Studies of the Intestinal Microflora by Traditional, Functional and Molecular Techniques
Elisabeth Norin, Cecilia Jernberg, Hans-Olof Nilsson and Lars Engstrand
from: Lactobacillus Molecular Biology: From Genomics to Probiotics (Edited by: Åsa Ljungh and Torkel Wadström). Caister Academic Press, U.K. (2009)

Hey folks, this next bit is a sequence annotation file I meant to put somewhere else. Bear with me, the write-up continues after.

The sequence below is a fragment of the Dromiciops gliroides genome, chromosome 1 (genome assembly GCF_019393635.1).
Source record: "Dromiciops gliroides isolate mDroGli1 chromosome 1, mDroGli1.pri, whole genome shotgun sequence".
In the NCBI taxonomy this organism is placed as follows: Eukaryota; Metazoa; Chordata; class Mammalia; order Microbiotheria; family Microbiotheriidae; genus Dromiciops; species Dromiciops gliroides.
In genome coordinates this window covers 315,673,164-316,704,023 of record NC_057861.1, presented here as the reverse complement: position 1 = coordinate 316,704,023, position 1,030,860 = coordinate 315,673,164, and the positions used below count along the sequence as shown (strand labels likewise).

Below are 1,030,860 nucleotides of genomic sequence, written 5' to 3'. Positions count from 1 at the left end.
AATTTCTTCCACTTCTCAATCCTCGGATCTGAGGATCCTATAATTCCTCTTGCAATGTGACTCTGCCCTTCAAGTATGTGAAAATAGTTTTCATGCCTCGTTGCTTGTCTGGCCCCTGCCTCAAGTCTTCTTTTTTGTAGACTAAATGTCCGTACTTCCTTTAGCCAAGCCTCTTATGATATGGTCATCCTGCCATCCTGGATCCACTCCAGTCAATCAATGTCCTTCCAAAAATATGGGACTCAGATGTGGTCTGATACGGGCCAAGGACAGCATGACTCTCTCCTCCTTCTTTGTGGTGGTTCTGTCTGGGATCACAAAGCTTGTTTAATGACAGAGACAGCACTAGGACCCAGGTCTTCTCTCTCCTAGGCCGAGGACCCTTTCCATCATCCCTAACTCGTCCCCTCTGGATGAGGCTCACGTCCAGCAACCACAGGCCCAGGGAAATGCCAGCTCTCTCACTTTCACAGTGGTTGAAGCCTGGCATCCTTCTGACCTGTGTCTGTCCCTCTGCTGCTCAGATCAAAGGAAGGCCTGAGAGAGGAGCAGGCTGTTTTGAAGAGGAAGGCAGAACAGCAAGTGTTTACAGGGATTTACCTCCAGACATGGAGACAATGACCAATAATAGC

To resolve the complexity of a bacterial population sophisticated analytical methods and alternative genetic techniques are required. Traditional cultivation, microscopy and determination of fermentation/degradation products are still important. Future studies of the microbe-microbe and the microbe-host cross-talk will strengthen our knowledge about the composition and function of the microflora. We will discuss functional studies including the GAC-MAC concept, and the development of different molecular techniques, which provide microbiologists complementary methods to study complex microbial communities. The most commonly utilized targets are the genes coding for small subunit ribosomal (r) RNAs. The 16S and 23S rRNA genes contain conserved, variable and hypervariable sequences, making them suitable for studies of bacterial evolution and microbial community composition. Denaturing gradient gel electrophoresis and temperature gradient gel electrophoresis are gel-based techniques that separate double-stranded DNA molecules of identical size that vary in sequence and composition. Terminal-Restriction Fragment Length Polymorphism also provides a reproducible fingerprint of complex microbial communities. The recent development of sequence based methods including 454-pyrosequencing has improved sequencing technology and enabled genomics to take a quantum leap in terms of high throughput DNA sequence analysis facilitating completely new types of investigations. Finally, metagenomics, i.e. analyses of microbial populations by the use of genetic/molecular techniques as well as functional analyses, will be discussed read more ...